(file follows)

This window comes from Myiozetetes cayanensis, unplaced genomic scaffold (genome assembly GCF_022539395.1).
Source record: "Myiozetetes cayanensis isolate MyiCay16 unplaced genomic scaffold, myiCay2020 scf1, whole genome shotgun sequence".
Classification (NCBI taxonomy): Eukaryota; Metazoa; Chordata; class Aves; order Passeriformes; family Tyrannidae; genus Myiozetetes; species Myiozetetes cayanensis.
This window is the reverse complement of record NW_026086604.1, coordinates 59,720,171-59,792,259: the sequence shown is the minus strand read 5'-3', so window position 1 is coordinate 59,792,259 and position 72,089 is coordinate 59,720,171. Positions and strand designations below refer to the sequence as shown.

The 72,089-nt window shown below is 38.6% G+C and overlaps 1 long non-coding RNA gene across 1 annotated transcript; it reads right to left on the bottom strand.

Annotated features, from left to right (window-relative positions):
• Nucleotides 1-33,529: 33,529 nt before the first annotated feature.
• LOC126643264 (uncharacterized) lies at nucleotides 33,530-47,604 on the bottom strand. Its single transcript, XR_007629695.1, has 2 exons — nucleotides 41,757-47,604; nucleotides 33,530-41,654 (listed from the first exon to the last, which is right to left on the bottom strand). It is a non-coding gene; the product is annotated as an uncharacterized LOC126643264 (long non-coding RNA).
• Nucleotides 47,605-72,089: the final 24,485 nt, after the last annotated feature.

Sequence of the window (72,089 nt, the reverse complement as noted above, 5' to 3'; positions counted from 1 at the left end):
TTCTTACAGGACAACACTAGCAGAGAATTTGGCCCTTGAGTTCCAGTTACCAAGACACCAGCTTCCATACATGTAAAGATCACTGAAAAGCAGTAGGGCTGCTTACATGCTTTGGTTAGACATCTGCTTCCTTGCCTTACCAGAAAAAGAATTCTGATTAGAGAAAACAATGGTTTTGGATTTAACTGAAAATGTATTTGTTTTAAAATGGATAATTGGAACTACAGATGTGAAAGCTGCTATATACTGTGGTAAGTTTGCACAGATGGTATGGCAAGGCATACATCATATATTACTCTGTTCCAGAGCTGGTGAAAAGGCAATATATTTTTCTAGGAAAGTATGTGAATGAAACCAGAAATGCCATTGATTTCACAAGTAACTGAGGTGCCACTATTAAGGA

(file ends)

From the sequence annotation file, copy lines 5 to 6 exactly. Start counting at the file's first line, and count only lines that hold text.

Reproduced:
The 72,089-nt window shown below is 38.6% G+C and overlaps 1 long non-coding RNA gene across 1 annotated transcript; it reads right to left on the bottom strand.

Annotated features, from left to right (window-relative positions):